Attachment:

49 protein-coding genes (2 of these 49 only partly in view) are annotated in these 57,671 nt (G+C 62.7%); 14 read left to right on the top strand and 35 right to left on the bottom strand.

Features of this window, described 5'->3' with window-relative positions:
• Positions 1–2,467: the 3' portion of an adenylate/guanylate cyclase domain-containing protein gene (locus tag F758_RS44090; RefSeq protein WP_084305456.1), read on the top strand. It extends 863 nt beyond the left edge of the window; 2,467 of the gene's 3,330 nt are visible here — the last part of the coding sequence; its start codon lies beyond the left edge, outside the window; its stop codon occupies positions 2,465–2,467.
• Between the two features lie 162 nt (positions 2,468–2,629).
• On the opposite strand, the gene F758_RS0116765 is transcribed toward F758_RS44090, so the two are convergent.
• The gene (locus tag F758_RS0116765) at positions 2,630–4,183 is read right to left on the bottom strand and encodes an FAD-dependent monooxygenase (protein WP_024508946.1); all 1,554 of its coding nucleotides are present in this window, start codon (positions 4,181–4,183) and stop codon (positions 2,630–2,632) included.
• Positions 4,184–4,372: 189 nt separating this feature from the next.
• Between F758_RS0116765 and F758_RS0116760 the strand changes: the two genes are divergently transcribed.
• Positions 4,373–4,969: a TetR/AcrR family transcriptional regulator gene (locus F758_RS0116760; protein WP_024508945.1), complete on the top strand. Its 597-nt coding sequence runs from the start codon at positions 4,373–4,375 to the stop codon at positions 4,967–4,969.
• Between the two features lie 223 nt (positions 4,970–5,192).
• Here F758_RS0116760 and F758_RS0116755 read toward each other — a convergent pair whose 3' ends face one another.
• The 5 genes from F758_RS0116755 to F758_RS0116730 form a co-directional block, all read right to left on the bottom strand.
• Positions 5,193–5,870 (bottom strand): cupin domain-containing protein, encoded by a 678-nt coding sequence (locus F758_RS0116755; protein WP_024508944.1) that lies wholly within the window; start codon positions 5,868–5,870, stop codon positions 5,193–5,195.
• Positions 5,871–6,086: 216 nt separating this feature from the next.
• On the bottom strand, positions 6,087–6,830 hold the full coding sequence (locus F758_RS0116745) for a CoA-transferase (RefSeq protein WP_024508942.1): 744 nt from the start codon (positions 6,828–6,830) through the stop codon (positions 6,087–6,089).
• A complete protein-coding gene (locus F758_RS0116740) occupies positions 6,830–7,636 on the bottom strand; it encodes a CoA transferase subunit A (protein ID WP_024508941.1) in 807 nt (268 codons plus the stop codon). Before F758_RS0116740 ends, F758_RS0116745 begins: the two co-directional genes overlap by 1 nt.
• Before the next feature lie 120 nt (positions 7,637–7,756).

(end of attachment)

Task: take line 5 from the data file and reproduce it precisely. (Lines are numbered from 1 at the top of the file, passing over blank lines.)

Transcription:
• On the opposite strand, the gene F758_RS0116765 is transcribed toward F758_RS44090, so the two are convergent.